Maritime technology company Pole Star believes the industry is “on the cusp of a boom” in the use of advanced technology in trade, as it eyes expansion following an injection of funding from private equity investors.

London-headquartered Pole Star, which tracks and analyses vessels’ behavioural data, announced in April that Wavecrest Growth Partners and Abry Partners had completed a “significant growth investment in the company”.

The funding will be used to accelerate hiring and expand product development in the face of rising industry demand for technology, particularly around trade and commodity finance, maritime surveillance and sustainability solutions, the company says.

Wavecrest, which focuses on growth investment for established technology companies, says there are multiple opportunities for cloud software in maritime trade, including in compliance, surveillance and payments.

“The maritime industry is the critical conduit for US$20tn of annual global trade, and it is an exciting time in the industry,” says managing partner Deepak Sindwani.

Though Wavecrest and Abry now hold a majority stake in the company, details of the value of the transaction have not been disclosed.

For Julian Longson, chief executive of Pole Star, the decision to take on board growth equity investment was taken in response to soaring demand for technology-driven trade processes.

“We know we have to invest in technology, to move towards high-performance computing and automation, and to make sure that’s scalable,” he tells GTR. “That needs investment, help and support, which we now have access to.”

One reason the maritime trade sector has increasingly turned to technology-driven processes is to ensure compliance with ever tougher sanctions controls – particularly following a landmark advisory from the US Office of Foreign Assets Control (OFAC), which contained sector-specific guidance straying well beyond the regulated financial sector.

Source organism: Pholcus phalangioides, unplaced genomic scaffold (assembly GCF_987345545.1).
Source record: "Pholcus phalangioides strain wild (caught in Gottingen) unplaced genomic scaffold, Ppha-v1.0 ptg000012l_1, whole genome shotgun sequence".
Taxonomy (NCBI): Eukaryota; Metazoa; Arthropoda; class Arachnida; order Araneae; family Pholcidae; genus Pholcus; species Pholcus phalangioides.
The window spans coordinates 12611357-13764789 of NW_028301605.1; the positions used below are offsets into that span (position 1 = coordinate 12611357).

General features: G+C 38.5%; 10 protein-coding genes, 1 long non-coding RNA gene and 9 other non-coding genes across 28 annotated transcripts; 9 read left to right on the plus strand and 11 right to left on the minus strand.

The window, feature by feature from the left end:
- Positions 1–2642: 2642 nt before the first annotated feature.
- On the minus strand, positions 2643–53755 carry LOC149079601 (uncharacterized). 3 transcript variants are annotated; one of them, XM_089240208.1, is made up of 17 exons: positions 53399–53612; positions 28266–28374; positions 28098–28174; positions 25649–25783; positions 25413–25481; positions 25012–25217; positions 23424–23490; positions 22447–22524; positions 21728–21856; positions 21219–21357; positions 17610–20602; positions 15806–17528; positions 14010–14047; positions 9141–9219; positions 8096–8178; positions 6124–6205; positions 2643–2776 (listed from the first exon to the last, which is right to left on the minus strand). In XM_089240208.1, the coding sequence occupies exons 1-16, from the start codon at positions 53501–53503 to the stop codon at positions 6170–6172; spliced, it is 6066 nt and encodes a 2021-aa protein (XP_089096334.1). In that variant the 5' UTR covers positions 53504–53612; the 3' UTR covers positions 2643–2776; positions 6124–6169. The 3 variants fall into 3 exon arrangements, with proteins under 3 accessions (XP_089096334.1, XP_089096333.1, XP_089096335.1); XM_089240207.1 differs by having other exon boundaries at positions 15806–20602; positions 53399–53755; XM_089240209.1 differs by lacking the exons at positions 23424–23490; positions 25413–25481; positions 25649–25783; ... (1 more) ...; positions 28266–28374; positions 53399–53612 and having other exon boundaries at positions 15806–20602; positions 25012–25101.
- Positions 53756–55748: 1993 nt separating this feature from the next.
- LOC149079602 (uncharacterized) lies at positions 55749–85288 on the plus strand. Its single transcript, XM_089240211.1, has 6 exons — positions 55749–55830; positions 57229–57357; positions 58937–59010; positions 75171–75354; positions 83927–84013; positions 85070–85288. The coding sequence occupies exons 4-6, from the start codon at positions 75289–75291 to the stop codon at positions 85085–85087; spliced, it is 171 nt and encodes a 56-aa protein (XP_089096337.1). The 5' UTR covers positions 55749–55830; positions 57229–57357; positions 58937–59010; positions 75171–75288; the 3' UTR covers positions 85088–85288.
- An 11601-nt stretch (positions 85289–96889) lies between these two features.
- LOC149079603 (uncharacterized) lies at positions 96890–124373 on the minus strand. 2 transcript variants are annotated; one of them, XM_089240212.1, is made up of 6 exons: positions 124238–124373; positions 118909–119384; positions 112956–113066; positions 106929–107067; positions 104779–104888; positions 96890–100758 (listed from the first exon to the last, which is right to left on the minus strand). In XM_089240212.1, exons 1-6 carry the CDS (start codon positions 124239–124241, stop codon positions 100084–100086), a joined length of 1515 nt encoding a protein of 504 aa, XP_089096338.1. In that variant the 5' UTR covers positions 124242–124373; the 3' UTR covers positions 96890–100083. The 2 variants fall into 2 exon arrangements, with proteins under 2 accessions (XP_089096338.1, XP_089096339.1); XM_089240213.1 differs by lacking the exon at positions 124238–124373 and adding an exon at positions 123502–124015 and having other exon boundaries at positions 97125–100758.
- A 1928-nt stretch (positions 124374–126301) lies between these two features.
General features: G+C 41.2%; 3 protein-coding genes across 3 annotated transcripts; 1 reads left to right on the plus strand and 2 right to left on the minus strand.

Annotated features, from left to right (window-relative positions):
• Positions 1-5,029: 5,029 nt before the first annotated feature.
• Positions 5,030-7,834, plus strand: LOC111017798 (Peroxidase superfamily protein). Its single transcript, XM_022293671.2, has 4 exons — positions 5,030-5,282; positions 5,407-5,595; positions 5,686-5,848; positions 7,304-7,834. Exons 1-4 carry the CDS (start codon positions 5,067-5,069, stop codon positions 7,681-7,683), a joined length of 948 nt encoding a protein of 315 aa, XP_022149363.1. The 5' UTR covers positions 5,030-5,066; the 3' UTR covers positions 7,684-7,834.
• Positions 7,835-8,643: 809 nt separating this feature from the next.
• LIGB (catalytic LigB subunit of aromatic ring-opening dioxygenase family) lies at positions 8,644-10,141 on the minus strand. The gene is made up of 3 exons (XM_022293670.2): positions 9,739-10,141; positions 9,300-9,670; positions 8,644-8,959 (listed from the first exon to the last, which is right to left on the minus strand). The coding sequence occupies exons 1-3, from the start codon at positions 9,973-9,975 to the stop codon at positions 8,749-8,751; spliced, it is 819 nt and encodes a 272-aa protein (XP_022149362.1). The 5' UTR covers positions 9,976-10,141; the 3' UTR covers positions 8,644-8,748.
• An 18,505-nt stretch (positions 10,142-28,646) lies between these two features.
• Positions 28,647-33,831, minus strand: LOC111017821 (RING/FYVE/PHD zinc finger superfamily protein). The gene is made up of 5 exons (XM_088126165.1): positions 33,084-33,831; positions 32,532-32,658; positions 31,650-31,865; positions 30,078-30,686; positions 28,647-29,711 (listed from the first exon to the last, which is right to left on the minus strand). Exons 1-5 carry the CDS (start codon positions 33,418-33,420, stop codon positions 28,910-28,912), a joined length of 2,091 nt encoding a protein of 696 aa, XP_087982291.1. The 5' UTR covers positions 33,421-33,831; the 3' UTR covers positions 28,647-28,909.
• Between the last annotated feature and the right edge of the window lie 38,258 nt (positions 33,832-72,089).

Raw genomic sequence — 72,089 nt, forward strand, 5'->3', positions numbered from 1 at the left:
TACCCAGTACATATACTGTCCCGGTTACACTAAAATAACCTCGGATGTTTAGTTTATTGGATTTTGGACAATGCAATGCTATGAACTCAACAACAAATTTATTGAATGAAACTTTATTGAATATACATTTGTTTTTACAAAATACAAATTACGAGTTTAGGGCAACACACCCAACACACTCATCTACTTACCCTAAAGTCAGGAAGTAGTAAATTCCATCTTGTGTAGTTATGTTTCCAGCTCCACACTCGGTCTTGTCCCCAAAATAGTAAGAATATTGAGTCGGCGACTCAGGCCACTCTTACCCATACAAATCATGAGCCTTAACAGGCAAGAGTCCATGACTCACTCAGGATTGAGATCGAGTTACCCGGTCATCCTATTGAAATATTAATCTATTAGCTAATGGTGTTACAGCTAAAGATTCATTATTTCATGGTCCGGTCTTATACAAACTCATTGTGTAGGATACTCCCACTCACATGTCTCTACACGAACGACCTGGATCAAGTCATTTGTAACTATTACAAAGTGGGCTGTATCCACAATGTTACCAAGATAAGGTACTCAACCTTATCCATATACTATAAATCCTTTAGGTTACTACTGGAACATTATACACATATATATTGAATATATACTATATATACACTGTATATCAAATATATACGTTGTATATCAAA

“The OFAC advisory was a major tipping point in terms of sanctions compliance, highlighting that shipping is ultimately the key artery for illicit trade,” Longson says. “Beyond banking, finance and commodity trading, I think that surprised a lot of the maritime sector because of how extensive it was.

“It brought the whole supply chain into the mix, shifting the onus of sanctions compliance from primarily financial institutions, to shipping companies, flag administrators, freight forwarders, insurers and others associated in the maritime trade supply chain.”

At the same time, Longson says traders and trade finance institutions are increasingly turning to technology to improve ESG standards, with Pole Star partnering with CarbonChain, a carbon accounting solutions provider, to integrate vessel emissions data into its PurpleTRAC service.

“If the carbon rating or polluter status of a ship can be tracked and compared to its peer group, the institution concerned can potentially be a few basis points better off in terms of working capital and finance packages they receive from the banks,” he says.

“These are complex processes we’re trying to automate all at once. To support that, it is of critical importance to have an investment pool to help us grow organically and, if necessary, by acquisition.”

The investment will result in Wavecrest growth partner Colin Doherty joining Pole Star’s board of directors, along with Oni Chukwu, most recently executive chair and CEO of event management firm Aventri Software.